Etymology
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leg (n.)

late 13c., from a Scandinavian source, probably Old Norse leggr "a leg, bone of the arm or leg," from Proto-Germanic *lagjaz (cognates Danish læg, Swedish läg "the calf of the leg"), a word with no certain ulterior connections. Perhaps from a PIE root meaning "to bend" [Buck]. For Old Norse senses, compare Bein, the German word for "leg," in Old High German "bone, leg" (see bone (n.)). Replaced Old English shank (n.), itself also perhaps from a root meaning "crooked."

Distinguished from an arm, leg, or fin in being used for support. Of triangle sides from 1650s (translating Greek skelos, literally "leg"). Extended to furniture supports from 1670s. Meaning "part of pants which cover the leg" is from 1570s. By 1870s as an adjective it had a salacious suggestion of artistic displays focused on the female form, such as leg-piece in theater jargon, leg-business as slang for "ballet."

The meaning "a part or stage of a journey or race" (1920) is from earlier sailing sense of "a run made by a ship on a single tack when beating to windward" (1867), which was usually qualified as long leg, short leg, etc. Slang phrase shake a leg is attested from 1869 as "dance," 1880 as "hurry up." To be on (one's) last legs "at the end of one's life" is from 1590s, the notion is of something that serves one for support and keeps one moving. To take leg bail was old slang for "run away" (1774). Legs "ability to be an enduring success, staying power" is from 1970s show business slang.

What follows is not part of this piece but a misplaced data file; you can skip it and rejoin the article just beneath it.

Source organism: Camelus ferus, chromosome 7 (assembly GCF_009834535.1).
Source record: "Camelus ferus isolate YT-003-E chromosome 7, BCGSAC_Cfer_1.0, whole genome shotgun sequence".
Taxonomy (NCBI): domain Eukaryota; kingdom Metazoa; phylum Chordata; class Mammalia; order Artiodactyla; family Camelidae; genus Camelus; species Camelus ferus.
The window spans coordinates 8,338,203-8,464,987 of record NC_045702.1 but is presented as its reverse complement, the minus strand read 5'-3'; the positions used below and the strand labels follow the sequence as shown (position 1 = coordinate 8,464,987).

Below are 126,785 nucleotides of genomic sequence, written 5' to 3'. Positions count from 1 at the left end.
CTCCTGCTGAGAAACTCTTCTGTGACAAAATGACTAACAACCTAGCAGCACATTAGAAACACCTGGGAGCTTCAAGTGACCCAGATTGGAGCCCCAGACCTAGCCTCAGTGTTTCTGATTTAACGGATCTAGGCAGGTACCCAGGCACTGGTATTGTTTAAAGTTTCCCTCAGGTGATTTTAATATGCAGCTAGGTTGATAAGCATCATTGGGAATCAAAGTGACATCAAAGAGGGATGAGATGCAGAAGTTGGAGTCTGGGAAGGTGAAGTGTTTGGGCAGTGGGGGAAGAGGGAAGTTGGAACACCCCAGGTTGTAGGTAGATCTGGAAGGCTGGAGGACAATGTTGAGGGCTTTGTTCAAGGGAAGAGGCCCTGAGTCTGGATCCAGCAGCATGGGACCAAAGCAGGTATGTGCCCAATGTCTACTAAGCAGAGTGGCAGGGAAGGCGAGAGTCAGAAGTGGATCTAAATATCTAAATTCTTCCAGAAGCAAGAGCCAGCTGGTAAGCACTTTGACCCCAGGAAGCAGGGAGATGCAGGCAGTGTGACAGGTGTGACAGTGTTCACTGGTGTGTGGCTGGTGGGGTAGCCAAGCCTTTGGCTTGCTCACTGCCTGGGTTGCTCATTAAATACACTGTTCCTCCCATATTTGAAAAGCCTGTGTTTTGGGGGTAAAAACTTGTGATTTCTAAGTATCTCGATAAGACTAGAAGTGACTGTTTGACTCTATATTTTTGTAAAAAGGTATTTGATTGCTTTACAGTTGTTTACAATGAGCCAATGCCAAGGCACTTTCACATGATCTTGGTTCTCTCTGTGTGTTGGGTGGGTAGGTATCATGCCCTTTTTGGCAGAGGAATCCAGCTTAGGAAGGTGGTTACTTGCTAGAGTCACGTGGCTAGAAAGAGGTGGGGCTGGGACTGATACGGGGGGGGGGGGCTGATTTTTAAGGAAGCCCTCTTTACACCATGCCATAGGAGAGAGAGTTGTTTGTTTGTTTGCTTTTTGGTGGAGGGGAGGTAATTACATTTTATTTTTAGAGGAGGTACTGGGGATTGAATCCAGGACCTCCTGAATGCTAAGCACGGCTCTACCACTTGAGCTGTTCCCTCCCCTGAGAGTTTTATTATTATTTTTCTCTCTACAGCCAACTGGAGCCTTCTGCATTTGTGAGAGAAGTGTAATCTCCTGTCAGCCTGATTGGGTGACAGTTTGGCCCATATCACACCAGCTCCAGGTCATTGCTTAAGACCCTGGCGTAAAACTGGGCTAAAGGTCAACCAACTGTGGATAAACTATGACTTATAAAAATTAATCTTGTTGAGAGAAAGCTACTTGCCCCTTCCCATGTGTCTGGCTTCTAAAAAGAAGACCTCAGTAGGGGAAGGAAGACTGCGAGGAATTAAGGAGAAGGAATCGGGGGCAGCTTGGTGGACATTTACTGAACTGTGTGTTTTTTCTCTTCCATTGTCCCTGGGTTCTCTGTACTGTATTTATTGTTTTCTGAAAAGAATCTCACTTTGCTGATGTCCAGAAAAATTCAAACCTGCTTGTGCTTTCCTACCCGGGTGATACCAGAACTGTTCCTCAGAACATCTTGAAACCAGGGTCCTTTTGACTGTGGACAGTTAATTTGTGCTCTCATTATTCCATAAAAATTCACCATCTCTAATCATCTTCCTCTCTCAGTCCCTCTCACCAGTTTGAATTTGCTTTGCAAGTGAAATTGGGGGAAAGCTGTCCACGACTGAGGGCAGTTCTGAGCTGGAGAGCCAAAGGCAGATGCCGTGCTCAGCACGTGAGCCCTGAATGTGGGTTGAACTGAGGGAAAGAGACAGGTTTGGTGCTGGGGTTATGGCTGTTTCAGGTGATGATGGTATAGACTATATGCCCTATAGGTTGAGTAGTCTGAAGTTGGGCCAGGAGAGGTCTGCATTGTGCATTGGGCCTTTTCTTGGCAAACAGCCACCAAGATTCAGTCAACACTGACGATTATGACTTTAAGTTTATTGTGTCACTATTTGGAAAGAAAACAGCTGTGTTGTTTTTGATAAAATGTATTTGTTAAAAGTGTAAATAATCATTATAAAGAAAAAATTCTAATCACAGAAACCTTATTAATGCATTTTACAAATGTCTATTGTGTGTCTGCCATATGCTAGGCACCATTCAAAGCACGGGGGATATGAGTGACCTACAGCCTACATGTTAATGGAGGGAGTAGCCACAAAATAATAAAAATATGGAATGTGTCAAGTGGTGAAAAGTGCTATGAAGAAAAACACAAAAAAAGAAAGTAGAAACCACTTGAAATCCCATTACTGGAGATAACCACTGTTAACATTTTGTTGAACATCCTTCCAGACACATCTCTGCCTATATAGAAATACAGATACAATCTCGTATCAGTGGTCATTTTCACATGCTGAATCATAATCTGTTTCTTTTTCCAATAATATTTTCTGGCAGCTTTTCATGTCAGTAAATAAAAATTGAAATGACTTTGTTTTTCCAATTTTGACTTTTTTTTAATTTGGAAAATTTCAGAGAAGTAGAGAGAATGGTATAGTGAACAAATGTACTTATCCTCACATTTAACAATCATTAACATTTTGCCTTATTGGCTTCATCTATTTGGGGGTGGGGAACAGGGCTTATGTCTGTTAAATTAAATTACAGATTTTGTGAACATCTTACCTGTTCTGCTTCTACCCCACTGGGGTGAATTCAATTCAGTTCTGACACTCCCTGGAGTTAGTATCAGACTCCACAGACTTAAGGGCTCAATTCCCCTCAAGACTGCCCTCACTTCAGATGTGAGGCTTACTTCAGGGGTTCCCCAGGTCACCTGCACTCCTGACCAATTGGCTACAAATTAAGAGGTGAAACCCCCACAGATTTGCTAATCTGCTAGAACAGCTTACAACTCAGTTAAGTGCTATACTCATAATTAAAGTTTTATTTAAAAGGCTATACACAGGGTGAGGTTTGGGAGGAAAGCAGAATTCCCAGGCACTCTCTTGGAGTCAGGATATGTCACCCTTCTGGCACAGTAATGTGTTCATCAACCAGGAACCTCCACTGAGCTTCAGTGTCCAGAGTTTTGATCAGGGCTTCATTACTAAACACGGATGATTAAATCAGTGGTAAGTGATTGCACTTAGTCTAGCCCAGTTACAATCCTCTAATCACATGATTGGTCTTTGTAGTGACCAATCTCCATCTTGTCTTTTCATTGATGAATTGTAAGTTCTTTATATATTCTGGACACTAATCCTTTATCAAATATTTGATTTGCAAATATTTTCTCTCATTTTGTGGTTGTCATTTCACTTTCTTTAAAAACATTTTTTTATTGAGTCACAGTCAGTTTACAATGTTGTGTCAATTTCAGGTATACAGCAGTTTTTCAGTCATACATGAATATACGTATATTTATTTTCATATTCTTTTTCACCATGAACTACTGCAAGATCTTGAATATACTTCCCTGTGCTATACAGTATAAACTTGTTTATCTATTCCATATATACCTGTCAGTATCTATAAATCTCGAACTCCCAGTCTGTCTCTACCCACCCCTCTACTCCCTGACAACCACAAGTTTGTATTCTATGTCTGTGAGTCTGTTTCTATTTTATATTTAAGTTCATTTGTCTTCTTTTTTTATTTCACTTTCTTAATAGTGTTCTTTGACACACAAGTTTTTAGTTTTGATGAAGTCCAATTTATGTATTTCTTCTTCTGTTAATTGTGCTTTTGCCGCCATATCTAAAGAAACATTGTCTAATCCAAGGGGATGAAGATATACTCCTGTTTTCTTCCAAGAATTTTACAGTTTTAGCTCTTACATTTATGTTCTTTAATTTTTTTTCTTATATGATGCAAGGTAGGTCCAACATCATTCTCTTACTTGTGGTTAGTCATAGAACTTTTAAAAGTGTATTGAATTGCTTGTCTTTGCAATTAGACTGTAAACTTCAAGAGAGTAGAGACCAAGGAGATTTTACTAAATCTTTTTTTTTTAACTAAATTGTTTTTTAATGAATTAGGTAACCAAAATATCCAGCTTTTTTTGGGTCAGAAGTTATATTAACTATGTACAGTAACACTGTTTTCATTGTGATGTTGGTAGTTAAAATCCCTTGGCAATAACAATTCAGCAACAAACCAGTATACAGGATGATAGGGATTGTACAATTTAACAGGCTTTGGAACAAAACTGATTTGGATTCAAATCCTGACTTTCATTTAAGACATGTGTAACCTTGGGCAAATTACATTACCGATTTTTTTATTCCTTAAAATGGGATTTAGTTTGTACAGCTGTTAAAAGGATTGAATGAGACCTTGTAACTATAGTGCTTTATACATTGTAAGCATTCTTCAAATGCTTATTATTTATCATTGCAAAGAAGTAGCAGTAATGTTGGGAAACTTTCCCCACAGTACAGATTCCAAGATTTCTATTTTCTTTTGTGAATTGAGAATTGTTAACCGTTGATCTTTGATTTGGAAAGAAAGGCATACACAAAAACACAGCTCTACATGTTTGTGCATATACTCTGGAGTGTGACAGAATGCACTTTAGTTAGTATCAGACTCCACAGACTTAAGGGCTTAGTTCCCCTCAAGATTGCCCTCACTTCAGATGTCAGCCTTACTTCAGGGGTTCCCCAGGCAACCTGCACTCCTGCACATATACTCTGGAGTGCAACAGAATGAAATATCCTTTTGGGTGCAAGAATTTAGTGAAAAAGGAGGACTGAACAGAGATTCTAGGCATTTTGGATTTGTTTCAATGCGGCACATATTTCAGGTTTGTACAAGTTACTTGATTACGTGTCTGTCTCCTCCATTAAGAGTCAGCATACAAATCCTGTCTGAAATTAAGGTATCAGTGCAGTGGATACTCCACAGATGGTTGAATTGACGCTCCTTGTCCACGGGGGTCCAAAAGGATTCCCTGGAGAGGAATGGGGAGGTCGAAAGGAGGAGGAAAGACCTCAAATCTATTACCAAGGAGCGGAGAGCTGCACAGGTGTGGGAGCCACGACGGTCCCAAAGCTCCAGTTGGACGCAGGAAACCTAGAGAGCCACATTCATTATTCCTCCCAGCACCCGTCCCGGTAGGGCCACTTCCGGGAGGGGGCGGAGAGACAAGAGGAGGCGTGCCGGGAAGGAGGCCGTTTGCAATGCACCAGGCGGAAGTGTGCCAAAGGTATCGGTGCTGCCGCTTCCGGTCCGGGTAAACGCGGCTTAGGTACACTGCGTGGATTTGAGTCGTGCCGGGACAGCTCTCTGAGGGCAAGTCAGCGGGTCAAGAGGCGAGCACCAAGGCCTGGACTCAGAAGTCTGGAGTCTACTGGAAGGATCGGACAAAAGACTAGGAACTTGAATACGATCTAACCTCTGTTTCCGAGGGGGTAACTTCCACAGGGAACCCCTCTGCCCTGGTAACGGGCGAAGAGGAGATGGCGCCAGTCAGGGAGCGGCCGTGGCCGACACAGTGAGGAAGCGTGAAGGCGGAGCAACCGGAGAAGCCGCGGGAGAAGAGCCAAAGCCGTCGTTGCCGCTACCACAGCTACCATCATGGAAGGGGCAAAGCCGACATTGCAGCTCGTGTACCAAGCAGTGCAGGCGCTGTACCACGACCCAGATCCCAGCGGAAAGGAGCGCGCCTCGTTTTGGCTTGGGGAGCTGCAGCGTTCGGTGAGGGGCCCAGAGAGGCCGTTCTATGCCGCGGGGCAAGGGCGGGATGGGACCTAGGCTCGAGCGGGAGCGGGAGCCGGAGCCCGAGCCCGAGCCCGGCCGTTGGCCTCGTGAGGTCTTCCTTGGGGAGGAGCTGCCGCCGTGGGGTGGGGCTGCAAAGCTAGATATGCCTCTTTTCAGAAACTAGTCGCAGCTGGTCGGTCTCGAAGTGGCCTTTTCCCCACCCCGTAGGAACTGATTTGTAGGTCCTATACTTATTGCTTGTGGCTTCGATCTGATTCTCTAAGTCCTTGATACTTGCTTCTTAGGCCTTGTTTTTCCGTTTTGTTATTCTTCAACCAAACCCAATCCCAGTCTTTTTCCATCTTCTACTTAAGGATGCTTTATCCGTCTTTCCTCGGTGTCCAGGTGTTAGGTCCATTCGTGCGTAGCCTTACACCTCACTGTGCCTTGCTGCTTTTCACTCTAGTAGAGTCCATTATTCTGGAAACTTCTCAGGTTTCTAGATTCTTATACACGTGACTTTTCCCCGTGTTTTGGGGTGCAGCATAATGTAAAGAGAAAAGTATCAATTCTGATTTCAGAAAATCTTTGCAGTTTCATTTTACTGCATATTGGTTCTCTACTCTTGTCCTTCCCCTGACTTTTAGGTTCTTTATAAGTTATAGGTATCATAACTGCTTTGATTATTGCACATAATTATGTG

leg (v.)

"to use the legs; walk or run," c. 1500 (from the beginning usually with it); from leg (n.).

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Definitions of leg

leg (n.)
a human limb; commonly used to refer to a whole limb but technically only the part of the limb between the knee and ankle;
leg (n.)
a structure in animals that is similar to a human leg and used for locomotion;
leg (n.)
one of the supports for a piece of furniture;
leg (n.)
a part of a forked or branching shape;
Synonyms: branch / ramification
leg (n.)
the limb of an animal used for food;
leg (n.)
a prosthesis that replaces a missing leg;
Synonyms: peg / wooden leg / pegleg
leg (n.)
a cloth covering consisting of the part of a pair of trousers that covers a person's leg;
leg (n.)
(nautical) the distance traveled by a sailing vessel on a single tack;
leg (n.)
a section or portion of a journey or course;
Synonyms: stage
From wordnet.princeton.edu